Various in situ measurement techniques, e.g. the single-particle soot photometer and the photo-acoustic aerosol absorption spectrometer, have made significant progress in reporting BC absorption enhancement due to the so-called lensing effects by coating materials (Moosmüller et al., 2009; Cappa et al., 2012; Lack et al., 2012; Pokhrel et al., 2017; Zanatta et al., 2018). Meanwhile, filter-based techniques, e.g. particle soot absorption photometer (PSAP) and aethalometer (Hansen et al., 1984; Drinovec et al., 2015), report multi-wavelength light attenuation through a particle-laden filter that has to be calibrated in order to approximate the atmospheric absorption (Moosmüller et al., 2009; Müller et al., 2011). Recently, the aethalometer has become the method of choice when simplicity, low price, widespread deployment and unattended robust operation over long time periods in the field are sought. An aethalometer-based source apportionment (SA) model (Sandradewi et al., 2008), hereafter denoted “the aethalometer SA model”, has been proposed to separate the contributions of wood burning and traffic emissions to equivalent BC, eBC (Petzold et al., 2013). The aethalometer SA model is based on differences in the spectral profiles between the two aerosol sources, with biomass burning emissions characterised by enhanced absorption at shorter wavelengths or high-absorption Ångström exponents (AAEs). Various upgraded versions of this approach were introduced thereafter (Favez et al., 2010; Herich et al., 2011; Martinsson et al., 2017; Zotter et al., 2017), and this approach is currently widely used for eBC source apportionment. However, it is unclear how this model responds to photochemical ageing, SOA formation and lensing (Martinsson et al., 2015; Garg et al., 2016; Dasari et al., 2019).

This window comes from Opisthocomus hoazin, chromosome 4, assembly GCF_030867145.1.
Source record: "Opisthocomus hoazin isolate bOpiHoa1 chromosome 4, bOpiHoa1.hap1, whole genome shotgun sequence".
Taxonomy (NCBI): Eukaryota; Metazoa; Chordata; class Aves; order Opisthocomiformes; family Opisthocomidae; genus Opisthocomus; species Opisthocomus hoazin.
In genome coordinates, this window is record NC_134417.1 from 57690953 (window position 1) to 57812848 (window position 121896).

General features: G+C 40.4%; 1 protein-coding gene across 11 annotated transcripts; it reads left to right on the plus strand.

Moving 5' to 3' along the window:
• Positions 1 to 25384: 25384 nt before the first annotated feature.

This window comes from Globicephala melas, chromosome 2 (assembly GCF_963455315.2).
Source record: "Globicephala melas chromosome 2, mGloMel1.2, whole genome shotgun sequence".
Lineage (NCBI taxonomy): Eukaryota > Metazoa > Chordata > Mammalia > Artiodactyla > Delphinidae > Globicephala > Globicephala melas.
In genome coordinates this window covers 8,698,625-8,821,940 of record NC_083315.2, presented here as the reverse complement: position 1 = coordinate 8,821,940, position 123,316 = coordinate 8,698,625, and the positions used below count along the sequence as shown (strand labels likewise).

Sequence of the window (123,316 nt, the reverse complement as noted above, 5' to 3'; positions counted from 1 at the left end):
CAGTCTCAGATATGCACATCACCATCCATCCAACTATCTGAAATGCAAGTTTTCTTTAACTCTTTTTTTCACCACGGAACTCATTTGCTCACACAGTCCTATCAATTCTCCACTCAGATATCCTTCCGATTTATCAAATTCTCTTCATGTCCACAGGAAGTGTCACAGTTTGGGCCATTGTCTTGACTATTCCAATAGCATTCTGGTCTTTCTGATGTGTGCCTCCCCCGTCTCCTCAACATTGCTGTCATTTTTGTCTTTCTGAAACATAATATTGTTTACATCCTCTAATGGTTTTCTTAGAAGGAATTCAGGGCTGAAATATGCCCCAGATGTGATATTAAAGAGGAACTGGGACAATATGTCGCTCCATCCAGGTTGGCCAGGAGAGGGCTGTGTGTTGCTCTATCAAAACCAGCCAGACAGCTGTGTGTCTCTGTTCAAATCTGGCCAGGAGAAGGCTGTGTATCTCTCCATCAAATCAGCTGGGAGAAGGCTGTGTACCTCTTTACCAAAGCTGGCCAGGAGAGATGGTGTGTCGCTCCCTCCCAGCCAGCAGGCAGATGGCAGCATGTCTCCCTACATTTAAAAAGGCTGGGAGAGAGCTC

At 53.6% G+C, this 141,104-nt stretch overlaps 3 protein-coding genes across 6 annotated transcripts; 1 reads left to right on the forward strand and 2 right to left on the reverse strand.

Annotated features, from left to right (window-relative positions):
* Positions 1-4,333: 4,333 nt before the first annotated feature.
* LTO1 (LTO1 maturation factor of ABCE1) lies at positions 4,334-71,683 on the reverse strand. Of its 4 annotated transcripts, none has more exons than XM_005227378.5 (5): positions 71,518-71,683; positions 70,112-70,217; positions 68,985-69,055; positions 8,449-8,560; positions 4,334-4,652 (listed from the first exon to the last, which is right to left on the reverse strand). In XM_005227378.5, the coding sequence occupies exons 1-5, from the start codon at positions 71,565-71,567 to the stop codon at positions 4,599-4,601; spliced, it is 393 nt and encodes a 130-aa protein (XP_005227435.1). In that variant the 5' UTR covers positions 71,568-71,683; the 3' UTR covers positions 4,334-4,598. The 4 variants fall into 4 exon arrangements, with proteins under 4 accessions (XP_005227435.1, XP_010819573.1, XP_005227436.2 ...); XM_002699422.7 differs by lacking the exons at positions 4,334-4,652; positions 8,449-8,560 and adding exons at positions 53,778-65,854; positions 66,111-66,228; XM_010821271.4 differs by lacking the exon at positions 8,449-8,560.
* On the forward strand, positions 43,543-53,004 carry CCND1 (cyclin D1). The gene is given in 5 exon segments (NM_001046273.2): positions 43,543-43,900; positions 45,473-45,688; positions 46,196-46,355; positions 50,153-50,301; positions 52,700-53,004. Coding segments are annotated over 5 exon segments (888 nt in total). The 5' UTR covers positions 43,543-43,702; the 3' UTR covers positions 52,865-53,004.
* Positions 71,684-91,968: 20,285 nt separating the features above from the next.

Two main approaches exist to estimate the absorption by individual aerosol components in heterogeneous atmospheric particle ensembles (Moffet et al., 2010). The first approach is based on online measurements and consists of a direct estimation of BrC absorption at shorter wavelengths by subtracting the estimated total BC absorption (assuming an AAE for bulk BC) from the total aerosol absorption. This rather convenient approach might lead to biased estimates (see Sect. 4) if the decoupling from potentially variable optical properties of pure BC and its absorption enhancement due to coating acquisition is not ensured. Alternatively, isolation of extractable BrC absorption by filter solvent extraction requires additional calculations for the conversion to atmospheric absorption, which are not straightforward (Liu et al., 2013; Shetty et al., 2019) because assumptions on BC–BrC particle size and mixing state are needed (see Sect. 2.1.4 and 2.3). Biomass burning BC, unlike fresh traffic BC (Cappa et al., 2012), is expected to be at least partially internally mixed with co-emitted BrC (Schwarz et al., 2008; Lack et al., 2012; Liu et al., 2014a, 2017; Shamjad et al., 2017). With ageing, BC from both sources may be further coated with non-refractory particulate matter species (BrC, non-absorbing OA, inorganics). This internal mixing typically results in an absorption enhancement of up to 1.5 at longer wavelengths (Fierce et al., 2016; Yuan et al., 2021). At shorter wavelengths, the lensing effect is theoretically predicted to be dampened due to the absorption of BrC (Lack and Cappa, 2010; Saleh et al., 2015; Luo et al., 2018). However, experimental evidence for lensing suppression has yet to be provided.